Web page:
• Complete the first draft of my novel
  • Publish an article or story

Okay, over to you. Where do you find extra power to help you finish? What do you want to accomplish before January 1, 2013? Letting folks know what you are working on can provide more motivation and accountability.

Join the discussion: Let us know your power-finish tips, and your goals. Give us updates on your progress here.


Value-Based Leadership: Making the Invisible, Visible

You teach company values during orientation and when providing performance reviews, and the marketing department has given you a set of value posters for your office wall, but do you know how to make them come alive in your own life? If you don’t, it’s going to be an uphill run to help others in the organization bring values to their operations.

Values are part of the invisible world that creates worth for stakeholders. The clearer they are and the more you work with them, the easier it gets to measure their impact and see them embodied in day-to-day activity.

10 ways to move a value off the office wall and into your life.

  • Reflect on what the value means to you in writing.
  • Identify someone who you feel embodies the value in their day-to-day work and talk with them about this.
  • Identify someone in your industry or field that embodies the value. Interview them about this and develop an article.
  • Describe what happens when the value isn’t present.
  • Identify actions which embody the value, and discover how you could add them to your work day.
  • Keep a values journal and note when you experience the value. Describe the situation, what happened, any action you took, and how you felt.
  • Once you’ve made progress with bringing the value to life, talk to five people who you work with, explain you’ve been working on the value, and ask them for feedback about your connection with/embodiment of the value.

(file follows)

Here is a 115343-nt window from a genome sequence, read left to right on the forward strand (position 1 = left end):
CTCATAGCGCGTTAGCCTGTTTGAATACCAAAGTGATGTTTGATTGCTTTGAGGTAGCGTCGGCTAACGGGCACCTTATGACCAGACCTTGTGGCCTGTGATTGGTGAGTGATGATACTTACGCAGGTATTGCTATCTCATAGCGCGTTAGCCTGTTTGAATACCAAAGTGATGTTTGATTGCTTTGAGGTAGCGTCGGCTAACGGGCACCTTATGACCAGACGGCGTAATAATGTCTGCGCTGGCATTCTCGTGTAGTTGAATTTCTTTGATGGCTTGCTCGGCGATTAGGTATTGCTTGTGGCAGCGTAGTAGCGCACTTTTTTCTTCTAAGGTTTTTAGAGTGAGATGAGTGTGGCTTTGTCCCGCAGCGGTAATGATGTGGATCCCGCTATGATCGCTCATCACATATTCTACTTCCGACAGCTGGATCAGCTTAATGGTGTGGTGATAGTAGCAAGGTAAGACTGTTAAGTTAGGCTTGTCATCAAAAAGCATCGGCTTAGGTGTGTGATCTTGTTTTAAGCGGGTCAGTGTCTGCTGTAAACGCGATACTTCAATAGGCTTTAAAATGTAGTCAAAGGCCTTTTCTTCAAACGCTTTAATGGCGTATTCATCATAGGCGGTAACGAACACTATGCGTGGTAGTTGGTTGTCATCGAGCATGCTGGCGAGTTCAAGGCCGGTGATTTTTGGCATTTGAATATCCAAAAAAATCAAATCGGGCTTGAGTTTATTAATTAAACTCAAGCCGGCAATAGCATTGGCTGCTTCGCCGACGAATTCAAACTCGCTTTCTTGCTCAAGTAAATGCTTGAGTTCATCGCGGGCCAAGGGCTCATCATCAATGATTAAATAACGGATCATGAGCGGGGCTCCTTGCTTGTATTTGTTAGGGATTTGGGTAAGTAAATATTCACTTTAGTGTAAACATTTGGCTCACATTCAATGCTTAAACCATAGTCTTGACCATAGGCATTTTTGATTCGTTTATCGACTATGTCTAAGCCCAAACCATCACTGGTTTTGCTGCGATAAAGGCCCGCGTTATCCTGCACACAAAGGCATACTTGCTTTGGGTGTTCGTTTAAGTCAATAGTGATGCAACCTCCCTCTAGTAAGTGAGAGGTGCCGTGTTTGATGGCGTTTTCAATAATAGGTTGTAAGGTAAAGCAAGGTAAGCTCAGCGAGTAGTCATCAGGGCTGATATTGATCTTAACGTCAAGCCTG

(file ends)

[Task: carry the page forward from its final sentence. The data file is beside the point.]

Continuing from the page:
• Ask someone who you feel really understands the value to mentor you on embodying it.
  • Identify a situation that needs more of the value, check to see if those in the situation agree, and then work with them to develop it.
  • Write an article on the value or ask to speak about it at a meeting.

If you begin by increasing your own awareness of the value, and then work to put it into action, you provide leadership, and become a model that makes the invisible, visible.

Join the conversation: How have you gone about embodying a value? What practices have helped you bring from the invisible to the visible world?

Finding Treasure

Probably the last place you’d think to look for treasure is in the pages of your calendar, but there could be insights waiting for you there.

Recruiters know that past performance is usually the best indication of what will happen in the future (that’s why they’re always asking you to “tell me about a time when . . . “), so it’s a good idea to become more familiar with what you’ve done; to be able to talk about your work and your life with some objectivity and perspective.

It can help you find your own jewels of insight.